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Growing up in public: learning the 5 Ps of progress when you’re a freelance copywriter

Thomas Ridge

In Context Authority Content

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Starting out on your own as a freelance copywriter requires preparation and planning. But there are plenty of things you end up learning on the job.

You can’t plan for everything and, in any case, you only gain experience by doing things. You learn from your mistakes, as much from what goes wrong as when things work well.

 I’ve spent 7 years as a #copywriter and content writer. Here are 5 major factors about being in business for myself that continue to make a difference to me.

They all begin with a P (we copywriters do love a bit of alliteration):

  • positioning
  • pricing
  • pipeline
  • promotion
  • perseverance

Positioning

I’m making a clear distinction here between position and positioning. A position is something you find yourself in. It isn’t always desirable, especially if you’ve arrived at it through events out of your control.

Positioning, on the other hand, is about actively putting yourself in the best place.

It’s about understanding where your appeal is, where you’re most likely to find your target audience. Without positioning yourself strategically, you have much less control over your work or how you progress.

When I started out writing content for a living, I didn’t attempt to position myself at all. I took what work I could and prided myself on my adaptability. It did pay off after a fashion. But I realised it wasn’t how I wanted to develop my copywriting business in the longer term.

Pricing

Working out what you’ll be charging for your work is critical in growing your practice. This isn’t always easy. You’ve got to work out what prospective customers might be willing to pay while also considering what’s affordable to you.

My experience was that I focused too much on my outputs and what they’d be worth rather than the effort I input to achieve them.

Neither a 500-word blog nor a short marketing email amount to large word counts, but both require plenty of thought and research to be effective. You should always include your own expertise in the prices you charge.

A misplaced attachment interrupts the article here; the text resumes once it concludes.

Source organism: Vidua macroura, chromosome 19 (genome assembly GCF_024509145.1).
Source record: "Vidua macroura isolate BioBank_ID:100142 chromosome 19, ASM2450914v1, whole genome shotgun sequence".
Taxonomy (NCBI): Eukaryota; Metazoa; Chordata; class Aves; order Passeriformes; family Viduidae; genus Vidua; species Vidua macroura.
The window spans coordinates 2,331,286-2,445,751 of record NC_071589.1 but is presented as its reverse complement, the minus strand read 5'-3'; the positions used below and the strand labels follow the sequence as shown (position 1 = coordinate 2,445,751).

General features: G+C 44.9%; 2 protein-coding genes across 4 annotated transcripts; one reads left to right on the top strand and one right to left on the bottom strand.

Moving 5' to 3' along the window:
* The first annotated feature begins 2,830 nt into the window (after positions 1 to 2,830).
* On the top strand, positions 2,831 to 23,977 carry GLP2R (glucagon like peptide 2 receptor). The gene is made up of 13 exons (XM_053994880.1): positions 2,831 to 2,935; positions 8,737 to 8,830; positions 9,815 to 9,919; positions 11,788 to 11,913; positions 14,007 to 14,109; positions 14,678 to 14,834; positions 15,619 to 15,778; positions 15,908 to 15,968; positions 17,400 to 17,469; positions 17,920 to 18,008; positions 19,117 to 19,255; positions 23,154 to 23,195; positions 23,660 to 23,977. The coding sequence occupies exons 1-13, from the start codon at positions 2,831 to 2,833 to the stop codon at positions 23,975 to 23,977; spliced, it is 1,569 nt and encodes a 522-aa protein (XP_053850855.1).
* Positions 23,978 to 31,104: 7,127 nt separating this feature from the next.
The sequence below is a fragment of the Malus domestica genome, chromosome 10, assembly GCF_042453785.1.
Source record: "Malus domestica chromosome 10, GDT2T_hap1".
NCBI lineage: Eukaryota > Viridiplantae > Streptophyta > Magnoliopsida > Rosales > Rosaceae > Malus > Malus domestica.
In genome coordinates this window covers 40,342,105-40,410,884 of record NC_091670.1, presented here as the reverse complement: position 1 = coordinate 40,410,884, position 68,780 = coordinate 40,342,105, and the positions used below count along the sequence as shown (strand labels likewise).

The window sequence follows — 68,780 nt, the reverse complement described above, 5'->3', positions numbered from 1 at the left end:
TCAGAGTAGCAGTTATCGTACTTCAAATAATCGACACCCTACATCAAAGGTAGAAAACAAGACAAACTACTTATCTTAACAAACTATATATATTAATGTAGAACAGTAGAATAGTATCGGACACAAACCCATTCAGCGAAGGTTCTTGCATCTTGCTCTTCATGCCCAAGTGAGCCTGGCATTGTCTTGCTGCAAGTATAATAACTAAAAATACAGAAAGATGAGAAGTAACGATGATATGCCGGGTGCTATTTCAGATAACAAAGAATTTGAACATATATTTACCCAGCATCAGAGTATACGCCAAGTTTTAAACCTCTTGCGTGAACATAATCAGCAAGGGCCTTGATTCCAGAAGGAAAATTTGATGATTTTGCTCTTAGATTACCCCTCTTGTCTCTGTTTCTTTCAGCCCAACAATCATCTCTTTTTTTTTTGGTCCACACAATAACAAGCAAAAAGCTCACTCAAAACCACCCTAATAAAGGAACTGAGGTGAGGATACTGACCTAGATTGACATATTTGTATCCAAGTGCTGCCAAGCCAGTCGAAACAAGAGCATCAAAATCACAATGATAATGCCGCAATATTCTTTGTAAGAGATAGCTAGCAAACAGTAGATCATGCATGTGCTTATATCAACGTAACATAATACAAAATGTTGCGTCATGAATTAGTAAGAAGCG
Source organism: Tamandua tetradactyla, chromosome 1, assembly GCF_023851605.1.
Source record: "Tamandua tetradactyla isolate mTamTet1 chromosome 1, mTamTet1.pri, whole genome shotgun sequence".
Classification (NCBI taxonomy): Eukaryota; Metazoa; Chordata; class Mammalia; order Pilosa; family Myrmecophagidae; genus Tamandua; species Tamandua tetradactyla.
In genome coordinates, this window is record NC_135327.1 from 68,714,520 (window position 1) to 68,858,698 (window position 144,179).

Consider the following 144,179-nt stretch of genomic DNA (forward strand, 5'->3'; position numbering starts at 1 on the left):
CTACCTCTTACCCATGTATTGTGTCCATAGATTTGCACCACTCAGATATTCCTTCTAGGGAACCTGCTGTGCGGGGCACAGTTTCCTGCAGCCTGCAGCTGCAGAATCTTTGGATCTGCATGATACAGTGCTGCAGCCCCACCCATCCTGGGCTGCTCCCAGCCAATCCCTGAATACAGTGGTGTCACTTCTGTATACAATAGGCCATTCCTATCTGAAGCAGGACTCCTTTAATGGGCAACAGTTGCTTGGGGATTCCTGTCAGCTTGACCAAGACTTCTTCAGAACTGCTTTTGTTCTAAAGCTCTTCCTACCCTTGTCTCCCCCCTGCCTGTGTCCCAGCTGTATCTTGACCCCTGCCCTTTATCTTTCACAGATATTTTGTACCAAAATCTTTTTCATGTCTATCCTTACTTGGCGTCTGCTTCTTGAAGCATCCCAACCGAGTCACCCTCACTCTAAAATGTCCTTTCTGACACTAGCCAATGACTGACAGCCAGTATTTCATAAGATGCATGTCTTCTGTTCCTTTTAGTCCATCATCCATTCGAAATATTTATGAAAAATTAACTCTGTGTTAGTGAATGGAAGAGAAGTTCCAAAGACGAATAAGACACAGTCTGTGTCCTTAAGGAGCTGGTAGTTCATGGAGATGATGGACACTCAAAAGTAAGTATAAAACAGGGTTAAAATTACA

Pipeline

Your pipeline is your business’s lifeline. If you can establish regular sources of work early on, this should get you on an even financial footing.

I found that establishing a pipeline became the dominant focus of my energies, to the detriment of other areas.

Validation is vital when you’re at the early stages of working for yourself. A consistent pipeline provides this validation, but it can mean you end up neglecting issues such as pricing and positioning.

At some point, you need room to breathe, take stock and see whether things are moving in the right direction, however profitable they first appear to be.

Promotion

Promoting your copywriting business should reinforce your positioning and help to develop your pipeline.

But once the work starts coming in, marketing may end up taking a back seat. This applies as much to creative as other enterprises.

Naturally, you put your customers’ needs and demands first, but without consistent and systematic promotion of your own business, you’re leaving yourself more exposed to risk.

Winning regular work is rewarding, but if you take your foot off the marketing pedal, you may find that you’re overly dependent on a few clients, or even relying on just one.

Perseverance

This final item is really about attitude rather than anything systematic. Most people running their own businesses will have their ups and downs. Some of these shifts are due to uncontrollable factors. Some are down to how you’re feeling.

Working for yourself tests your resilience and draws on your reserves of self-belief.

There have been times when I’ve been fed up with my work when rejoining the world of employees seemed a better alternative. But when I look at the bigger picture, I’d rather have the freedom I’ve got now, even with its unpredictability and pressures.

I think perseverance is its own reward. It’s that invaluable awareness of staying the course because you know your own purpose.

First published on LinkedIn

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